The IHE aims to be at the cutting edge of palaeoanthropological research; the IHE function aims to promote South Africa's heritage to a wider audience; to stimulate a new generation of scientists with an interest in human evolution; and to contribute to the development of young researchers especially from previously disadvantaged communities in South Africa, through outreach programmes at university, school and community level.
The IHE focuses partly on South African Plio-Pleistocene hominin fossils and non-hominin fauna (from Sterkfontein, Swartkrans, Gladysvale, Gondolin, Makapansgat, Taung and a newly discovered site), and partly on late Pleistocene archaeological sites (including Blombos, Sibudu and Rose Cottage Cave) associated with artefacts reflecting technological innovation in the Middle Stone Age.
The IHE was established in January 2004 under the interim Directorship of Professor Trefor Jenkins. The current Director, Professor Francis Thackeray, was appointed in February 2009.
The IHE is an interdisciplinary and interfaculty initiative of the University of the Witwatersrand.
New Sediba fossils found in rock
South African scientists will share the country’s latest fossil discovery with the world using live virtual technology.
Scientists from the Wits Institute for Human Evolution based at the University of the Witwatersrand in Johannesburg today announced the discovery of a large rock containing significant parts of a skeleton of an early human ancestor. The skeleton is believed to be the remains of ‘Karabo’, the type skeleton of Australopithecus sediba, discovered at the Malapa Site in the Cradle of Humankind in 2009.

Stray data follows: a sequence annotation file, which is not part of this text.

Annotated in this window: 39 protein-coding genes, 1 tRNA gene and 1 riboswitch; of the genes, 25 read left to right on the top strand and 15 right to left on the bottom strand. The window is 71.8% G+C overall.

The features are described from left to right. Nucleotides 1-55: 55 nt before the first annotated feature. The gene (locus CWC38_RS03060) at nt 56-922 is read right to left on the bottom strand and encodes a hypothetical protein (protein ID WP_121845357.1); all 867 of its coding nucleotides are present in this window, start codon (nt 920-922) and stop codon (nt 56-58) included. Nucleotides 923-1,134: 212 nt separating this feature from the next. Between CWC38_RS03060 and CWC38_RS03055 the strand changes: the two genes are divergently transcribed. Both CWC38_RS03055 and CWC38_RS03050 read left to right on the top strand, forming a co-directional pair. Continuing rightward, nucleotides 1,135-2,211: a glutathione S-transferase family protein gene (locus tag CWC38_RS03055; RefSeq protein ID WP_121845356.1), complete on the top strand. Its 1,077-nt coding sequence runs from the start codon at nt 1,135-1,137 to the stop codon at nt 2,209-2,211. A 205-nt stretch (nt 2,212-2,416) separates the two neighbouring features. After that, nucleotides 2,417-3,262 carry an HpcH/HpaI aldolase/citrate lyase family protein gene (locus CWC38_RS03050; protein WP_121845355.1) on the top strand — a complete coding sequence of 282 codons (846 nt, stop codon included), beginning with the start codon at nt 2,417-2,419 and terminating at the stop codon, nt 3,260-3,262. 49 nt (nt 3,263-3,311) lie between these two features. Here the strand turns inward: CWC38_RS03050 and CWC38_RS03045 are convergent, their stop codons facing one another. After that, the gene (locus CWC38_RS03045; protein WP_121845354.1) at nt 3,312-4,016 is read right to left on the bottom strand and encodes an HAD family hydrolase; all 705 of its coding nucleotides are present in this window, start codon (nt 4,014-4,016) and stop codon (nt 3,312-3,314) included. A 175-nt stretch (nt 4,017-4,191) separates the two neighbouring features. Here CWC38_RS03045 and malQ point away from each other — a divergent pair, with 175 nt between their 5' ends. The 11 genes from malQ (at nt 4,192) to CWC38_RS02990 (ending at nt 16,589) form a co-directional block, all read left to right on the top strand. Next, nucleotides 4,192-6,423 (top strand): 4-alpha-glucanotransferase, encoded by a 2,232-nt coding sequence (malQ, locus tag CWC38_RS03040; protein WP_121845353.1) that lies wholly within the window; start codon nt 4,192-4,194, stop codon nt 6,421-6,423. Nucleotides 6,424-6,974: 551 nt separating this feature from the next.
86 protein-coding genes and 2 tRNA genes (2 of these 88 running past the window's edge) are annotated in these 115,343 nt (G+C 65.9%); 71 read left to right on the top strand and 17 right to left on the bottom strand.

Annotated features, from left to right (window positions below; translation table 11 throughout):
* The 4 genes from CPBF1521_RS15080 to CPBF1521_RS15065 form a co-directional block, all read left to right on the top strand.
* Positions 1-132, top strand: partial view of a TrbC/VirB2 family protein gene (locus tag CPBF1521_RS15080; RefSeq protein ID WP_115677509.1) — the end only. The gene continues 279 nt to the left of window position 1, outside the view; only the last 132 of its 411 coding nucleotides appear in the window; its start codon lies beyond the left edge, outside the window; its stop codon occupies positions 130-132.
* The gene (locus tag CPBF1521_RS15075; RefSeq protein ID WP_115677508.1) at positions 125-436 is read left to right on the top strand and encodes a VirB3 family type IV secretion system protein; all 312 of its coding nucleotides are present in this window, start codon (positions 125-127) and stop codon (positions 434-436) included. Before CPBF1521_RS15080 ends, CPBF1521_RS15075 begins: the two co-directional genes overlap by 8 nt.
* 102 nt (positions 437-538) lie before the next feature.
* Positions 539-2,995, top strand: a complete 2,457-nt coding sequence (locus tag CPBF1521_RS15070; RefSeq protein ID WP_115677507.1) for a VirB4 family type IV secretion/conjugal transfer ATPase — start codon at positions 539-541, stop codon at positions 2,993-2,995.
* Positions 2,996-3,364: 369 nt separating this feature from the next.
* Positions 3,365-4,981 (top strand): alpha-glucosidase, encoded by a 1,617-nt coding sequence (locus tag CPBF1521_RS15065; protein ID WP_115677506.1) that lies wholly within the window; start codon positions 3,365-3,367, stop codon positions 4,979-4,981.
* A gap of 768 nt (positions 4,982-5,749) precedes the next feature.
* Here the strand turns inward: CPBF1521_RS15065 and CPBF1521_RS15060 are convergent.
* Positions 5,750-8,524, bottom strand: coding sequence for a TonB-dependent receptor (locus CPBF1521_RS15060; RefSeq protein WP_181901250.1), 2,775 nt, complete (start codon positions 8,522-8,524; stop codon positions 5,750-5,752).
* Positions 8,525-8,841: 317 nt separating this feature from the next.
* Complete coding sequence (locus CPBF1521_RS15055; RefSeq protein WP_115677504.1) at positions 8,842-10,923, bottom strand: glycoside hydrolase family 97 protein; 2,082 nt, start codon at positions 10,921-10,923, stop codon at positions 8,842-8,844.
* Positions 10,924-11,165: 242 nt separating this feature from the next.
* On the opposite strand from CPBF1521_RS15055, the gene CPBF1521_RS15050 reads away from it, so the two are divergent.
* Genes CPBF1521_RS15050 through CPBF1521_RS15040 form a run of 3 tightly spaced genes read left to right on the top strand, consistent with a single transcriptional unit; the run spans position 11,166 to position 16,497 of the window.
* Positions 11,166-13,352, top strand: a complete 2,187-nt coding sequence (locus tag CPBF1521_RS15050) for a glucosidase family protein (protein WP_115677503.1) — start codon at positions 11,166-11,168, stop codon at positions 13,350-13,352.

Sediba fossil casts debut in London
Exact fossil replicas of two of the most complete skeletons of early human relatives ever found are being presented to the Natural History Museum in London. These replicas, from the University of the Witwatersrand, and the Government of the Republic of South Africa, will be exhibited for the benefit of the public at the Museum. It is one of a several sets of casts that will, in the next few weeks, be handed over to public institutions and universities (including Cambridge and Oxford) in the United Kingdom and Europe for teaching and educational purposes for the benefit of the British and European public.
100,000-year-old ochre toolkit and workshop discovered at Still Bay, South Africa
An ochre-rich mixture, possibly used for decoration, painting and skin protection 100,000 years ago, and stored in two abalone shells, was discovered at Blombos Cave, 300km east of Cape Town, South Africa.
New evidence suggests that Au.sediba is the best candidate for the genus Homo
The five papers (by Dr Lee Berger et al) will reveal new, important elements attributed to Au. Sediba, the two type skeletons - an analysis of the most complete hand ever described in an early hominin, the most complete undistorted pelvis ever discovered, the most accurate scan of an early human ancestors brain, new pieces of the foot and ankle, and one of the most accurate dates ever achieved for an early hominin site in Africa.